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Parent Perspectives on Schooling Experiences of Internationally Adopted Youth with Disabilities

Alyssa Emery, Jacqueline von Spiegel, Robin Sayer, Naima Khandaker, Lynley Anderman


Internationally adopted youth (IAY) with disabilities have distinctive needs for adaptive development, and schools play a central role in supporting and meeting these needs. Yet in our qualitative examination of 41 families of IAY with disabilities, we found that these needs are not often well understood by practicing educators and school staff. Using Bronfenbrenner’s (2005) bioecological systems model as a framework, we explored the resources utilized by families of IAY with disabilities, including those offered by schools, as well as participants’ perceptions of their experiences in utilizing these resources. We found that participants encountered widespread misconceptions regarding adoption, trauma, and disability among school staff and often struggled to access resources necessary for adaptive development. At the same time, teachers and other school staff were often key sources of social and emotional support for IAY with disabilities, and schools were, in general, the central hub of a well-functioning mesosystem.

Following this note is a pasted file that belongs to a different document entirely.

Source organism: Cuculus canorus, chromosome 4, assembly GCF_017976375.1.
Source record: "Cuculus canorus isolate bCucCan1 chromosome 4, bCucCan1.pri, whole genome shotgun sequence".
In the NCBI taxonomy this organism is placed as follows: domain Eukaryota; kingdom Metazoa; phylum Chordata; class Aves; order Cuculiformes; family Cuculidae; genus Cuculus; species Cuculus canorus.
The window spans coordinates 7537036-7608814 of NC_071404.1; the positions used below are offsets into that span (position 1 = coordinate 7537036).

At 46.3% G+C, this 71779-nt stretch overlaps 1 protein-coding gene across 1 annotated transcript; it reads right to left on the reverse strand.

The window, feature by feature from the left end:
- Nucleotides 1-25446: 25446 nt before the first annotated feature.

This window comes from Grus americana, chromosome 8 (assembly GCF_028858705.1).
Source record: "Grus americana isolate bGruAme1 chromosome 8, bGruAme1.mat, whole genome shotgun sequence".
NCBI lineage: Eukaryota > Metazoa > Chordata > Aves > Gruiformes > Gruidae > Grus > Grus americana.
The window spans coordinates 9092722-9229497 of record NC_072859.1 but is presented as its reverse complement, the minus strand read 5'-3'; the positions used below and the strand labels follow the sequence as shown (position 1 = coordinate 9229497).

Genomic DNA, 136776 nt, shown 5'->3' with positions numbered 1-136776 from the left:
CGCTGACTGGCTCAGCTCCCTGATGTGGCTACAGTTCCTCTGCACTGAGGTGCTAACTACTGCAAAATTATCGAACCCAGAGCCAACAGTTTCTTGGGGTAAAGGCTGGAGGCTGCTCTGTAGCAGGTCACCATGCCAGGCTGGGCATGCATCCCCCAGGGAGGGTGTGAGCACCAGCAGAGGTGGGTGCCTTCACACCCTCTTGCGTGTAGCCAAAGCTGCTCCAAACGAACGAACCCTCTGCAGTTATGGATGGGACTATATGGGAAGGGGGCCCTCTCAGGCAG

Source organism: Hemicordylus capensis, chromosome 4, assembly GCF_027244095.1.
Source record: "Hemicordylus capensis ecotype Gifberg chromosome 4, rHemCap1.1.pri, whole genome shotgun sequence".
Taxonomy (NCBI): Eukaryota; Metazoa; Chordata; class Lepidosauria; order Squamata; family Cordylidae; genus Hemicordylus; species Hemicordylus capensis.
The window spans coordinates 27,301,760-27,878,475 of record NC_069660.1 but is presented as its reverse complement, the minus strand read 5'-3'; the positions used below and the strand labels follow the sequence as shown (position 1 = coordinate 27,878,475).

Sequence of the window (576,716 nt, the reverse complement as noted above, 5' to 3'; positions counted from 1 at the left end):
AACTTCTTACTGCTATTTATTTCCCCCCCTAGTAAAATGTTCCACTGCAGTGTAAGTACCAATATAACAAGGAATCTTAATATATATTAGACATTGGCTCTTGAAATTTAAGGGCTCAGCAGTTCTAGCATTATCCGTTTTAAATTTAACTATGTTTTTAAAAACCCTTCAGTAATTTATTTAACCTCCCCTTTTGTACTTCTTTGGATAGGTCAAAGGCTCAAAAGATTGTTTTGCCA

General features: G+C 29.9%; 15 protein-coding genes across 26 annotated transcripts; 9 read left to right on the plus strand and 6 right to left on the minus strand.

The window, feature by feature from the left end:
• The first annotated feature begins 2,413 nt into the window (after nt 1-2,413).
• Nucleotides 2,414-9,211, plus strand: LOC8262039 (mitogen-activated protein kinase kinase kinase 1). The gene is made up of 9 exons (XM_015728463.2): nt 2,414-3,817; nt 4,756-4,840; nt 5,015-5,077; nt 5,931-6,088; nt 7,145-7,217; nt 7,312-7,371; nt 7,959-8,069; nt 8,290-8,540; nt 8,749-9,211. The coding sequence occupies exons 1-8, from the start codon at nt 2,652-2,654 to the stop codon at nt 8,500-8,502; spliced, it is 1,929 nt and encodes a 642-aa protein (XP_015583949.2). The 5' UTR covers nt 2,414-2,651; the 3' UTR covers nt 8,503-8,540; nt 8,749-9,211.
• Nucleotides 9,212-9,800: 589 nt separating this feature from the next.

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International adoption; bioecological systems; developmental appropriateness

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